Just 60 days into his tenure as governor of Kansas, John Carlin was forced to confront the death penalty head-on. While he had promised not to oppose its reinstatement during his campaign, he admitted that, like many, he hadn’t thought very deeply about the death penalty at that point.
When freshly passed legislation authorizing executions arrived on his desk in early 1979, though, “It started to become real,” he said.
On November 2nd, Governor Carlin told the full tale of his conversion from inaction to abolition hero, as people from fifteen different Kansas communities attended the KCADP annual meeting and abolition conference in Manhattan.
Governor Carlin vetoed the Kansas death penalty in 1979, and would go on to veto it three more times “without any regrets” during his tenure as governor, keeping Kansas free of death sentences for an additional fifteen years. Citing the difficulty of finding closure for victims’ families, the costs, and the prevalence of mistakes, Governor Carlin urged conference attendees to respectfully reach out to representatives in their districts to let them know that the death penalty is an important issue.
“Update and share information, and let your legislators know they have a constituent that’s very vocal on the issue….Show up and respectfully ask a question,” he urged.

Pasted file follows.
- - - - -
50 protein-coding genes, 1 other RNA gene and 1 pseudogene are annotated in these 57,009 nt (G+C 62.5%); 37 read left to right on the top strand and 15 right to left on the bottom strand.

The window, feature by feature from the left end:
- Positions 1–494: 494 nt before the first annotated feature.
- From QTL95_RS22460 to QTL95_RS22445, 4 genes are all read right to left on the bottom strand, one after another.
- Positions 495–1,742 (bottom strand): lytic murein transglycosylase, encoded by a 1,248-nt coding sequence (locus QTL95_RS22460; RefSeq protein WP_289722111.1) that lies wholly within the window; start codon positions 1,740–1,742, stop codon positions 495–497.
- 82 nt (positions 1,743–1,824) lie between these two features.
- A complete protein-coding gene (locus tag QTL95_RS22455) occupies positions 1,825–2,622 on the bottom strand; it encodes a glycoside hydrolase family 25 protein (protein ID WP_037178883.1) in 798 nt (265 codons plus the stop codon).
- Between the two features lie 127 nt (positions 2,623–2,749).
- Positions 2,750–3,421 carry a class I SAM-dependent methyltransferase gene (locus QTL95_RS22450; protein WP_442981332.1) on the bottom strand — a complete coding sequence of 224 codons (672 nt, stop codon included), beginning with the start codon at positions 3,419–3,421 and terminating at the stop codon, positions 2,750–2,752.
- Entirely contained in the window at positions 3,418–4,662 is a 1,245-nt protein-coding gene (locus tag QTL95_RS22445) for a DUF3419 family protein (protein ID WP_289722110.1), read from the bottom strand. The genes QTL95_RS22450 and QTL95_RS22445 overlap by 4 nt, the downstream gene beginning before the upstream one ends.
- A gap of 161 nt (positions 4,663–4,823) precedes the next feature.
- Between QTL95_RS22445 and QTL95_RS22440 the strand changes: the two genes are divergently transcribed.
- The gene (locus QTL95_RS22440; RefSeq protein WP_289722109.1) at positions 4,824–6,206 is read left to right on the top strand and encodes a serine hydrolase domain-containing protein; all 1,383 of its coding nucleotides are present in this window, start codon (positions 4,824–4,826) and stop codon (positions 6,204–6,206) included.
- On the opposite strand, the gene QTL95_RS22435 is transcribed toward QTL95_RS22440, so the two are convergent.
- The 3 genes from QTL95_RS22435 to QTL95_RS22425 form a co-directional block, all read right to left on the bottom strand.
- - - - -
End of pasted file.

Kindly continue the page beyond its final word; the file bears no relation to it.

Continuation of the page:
The conference workshop sessions helped give attendees the tools to do just that.
In the legislative workshop, Senator Hawk and Representative Schreiber also discussed engagement with legislators, particularly stressing that communication needs to be ongoing. A single letter or email or visit isn’t enough, they said. Respectful, continuous communication is key.
The “Marketing Abolition” breakout session with Al Terwelp and Dalton Glasscock helped attendees learn about techniques for better communicating the case of abolition. Those in attendance learned about the communication style of the opposition, how to use fact and emotion when speaking, points to communicate, and how to prepare an elevator speech. After the presentation there was a robust group discussion and the sharing of experiences with debating the death penalty.
Lastly, attendees had the opportunity to learn more about the extra cost of the death penalty and how it impacts our state budget in a workshop led by Ron Wurtz, KCADP vice-president and former capital public defender. Mr. Wurtz stressed that, while we know death penalty cases cost many times more than life without parole, we don’t even have an exact number because much of the prosecution cost is unreported. While the death penalty is a moral issue, as Mr. Wurtz and others noted, costs can be persuasive even for people who might otherwise be indifferent.
Overall, attendees hopefully left with both the tools and the inspiration to aid the cause of death penalty abolition in Kansas. If you weren’t able to make it, be sure to check out Governor Carlin’s keynote address, which is available on the KCADP Facebook page. As Governor Carlin concluded, while the politics can be difficult to navigate, “This state is not a death penalty state. It really is not.” Let’s respectfully engage with our representative to make that so!
photo credit: Meryl Carver-Allmond